S7 upgrades include eight new E-series transducers, support for wireless networking, and Power Assistant, a battery-saving feature that reduces power-up and power-down tasks by up to 90%, according to the firm. GE has also included a new cardiac package, automated Ejection Fraction (AutoEF), and an integrated Smart Stress Echo package. In addition, GE is showing its Voluson E10 ultrasound scanner, which was introduced in September at the World Congress on Ultrasound in Obstetrics and Gynecology in Barcelona, Spain. E10 features the firm's HDlive Silhouette and HDlive Flow image processing applications.
Finally, GE is highlighting the breadth of its women's imaging portfolio. The vendor is directing attention to its women's imaging SenoClaire digital breast tomosynthesis offering, for which it received FDA clearance earlier this year. The system began shipping in September, and GE expects to have sold 120 systems by the end of the year.
The company is also talking up its Invenia automated breast ultrasound (ABUS) system, which it introduced earlier in the year.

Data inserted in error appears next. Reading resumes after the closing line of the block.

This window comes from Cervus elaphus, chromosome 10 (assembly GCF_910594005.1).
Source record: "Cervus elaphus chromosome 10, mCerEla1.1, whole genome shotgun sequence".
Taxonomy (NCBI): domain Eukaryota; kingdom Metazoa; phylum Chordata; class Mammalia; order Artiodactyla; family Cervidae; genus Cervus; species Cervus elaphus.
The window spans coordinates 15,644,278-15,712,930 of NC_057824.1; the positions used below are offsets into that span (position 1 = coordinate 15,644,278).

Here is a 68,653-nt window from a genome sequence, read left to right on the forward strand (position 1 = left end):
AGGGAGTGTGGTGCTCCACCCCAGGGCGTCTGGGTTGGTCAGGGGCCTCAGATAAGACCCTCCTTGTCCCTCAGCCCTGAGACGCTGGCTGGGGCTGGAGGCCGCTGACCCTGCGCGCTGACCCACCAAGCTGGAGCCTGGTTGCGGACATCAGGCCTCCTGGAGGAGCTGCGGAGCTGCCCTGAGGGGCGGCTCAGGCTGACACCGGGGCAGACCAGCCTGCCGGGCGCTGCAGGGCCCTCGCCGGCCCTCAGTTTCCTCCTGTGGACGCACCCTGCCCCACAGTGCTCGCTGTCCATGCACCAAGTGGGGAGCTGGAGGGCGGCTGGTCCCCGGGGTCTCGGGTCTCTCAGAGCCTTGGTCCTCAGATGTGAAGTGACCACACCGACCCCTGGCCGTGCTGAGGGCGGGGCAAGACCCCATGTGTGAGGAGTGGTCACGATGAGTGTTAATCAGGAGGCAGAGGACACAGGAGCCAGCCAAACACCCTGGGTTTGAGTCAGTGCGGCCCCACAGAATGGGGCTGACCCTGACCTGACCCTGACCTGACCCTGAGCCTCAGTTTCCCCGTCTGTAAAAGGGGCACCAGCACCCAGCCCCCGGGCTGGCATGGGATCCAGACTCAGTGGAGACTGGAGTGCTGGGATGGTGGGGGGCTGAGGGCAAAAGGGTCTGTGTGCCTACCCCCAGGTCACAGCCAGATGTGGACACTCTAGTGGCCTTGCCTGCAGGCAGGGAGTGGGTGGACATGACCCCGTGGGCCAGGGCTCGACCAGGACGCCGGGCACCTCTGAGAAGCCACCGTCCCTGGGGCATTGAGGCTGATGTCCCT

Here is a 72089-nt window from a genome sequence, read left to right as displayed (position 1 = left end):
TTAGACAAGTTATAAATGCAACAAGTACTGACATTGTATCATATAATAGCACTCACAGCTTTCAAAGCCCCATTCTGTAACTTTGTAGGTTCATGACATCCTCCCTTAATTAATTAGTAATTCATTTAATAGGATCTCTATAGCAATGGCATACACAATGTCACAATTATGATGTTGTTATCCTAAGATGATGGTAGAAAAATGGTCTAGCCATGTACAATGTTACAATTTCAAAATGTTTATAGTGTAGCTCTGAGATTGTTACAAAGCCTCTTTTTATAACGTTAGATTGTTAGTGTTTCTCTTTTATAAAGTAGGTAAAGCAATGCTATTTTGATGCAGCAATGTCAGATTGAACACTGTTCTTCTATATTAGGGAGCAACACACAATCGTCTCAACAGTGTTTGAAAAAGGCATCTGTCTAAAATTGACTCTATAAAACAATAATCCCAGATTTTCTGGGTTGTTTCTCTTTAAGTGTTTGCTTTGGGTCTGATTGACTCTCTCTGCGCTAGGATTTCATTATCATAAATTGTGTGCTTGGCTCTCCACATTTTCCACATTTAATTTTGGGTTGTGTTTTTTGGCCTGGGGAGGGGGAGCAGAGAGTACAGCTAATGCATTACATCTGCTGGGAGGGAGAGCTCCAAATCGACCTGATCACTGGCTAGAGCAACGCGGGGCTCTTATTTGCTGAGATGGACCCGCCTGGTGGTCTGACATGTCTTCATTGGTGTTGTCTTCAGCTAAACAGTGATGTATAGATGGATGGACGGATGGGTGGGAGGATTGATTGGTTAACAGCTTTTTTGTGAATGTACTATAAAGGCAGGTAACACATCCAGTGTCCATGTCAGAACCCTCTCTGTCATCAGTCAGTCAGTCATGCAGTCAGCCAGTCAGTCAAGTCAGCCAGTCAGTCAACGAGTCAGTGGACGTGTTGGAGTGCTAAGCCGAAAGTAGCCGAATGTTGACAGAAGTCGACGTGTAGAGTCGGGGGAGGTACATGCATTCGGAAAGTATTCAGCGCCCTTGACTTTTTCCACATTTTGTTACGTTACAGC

GE is presenting three new advanced visualization applications for its AW Advanced Visualization VS7 server platform. One application, Transcatheter Aortic Valve Implantation (TAVI) Analysis offers visualization, segmentation, and quantification of cardiovascular anatomy to assist in treatment planning, according to the vendor.
CortexID Suite adds analysis and quantification capability for FDG-PET beta-amyloid brain scans, GE said. It also provides image comparison with a normal image database. In addition, referring physicians and patients can receive a customizable exam summary report, according to the firm.
The final new application -- Hepatic VCAR -- aids in segmentation, assessment, and tracking of liver morphology and lesions, GE said.
GE plans to release the new tools in the first half of 2015.
In healthcare IT, GE is featuring its enterprise imaging capabilities, including its new Centricity Solutions for Enterprise Imaging package. Aiming to unify imaging data across the enterprise, Centricity Solutions for Enterprise Imaging allows different specialties to have common image viewing, analytics, and vendor-neutral archiving capability, according to the vendor. Its modular approach supports many care-specific workflows.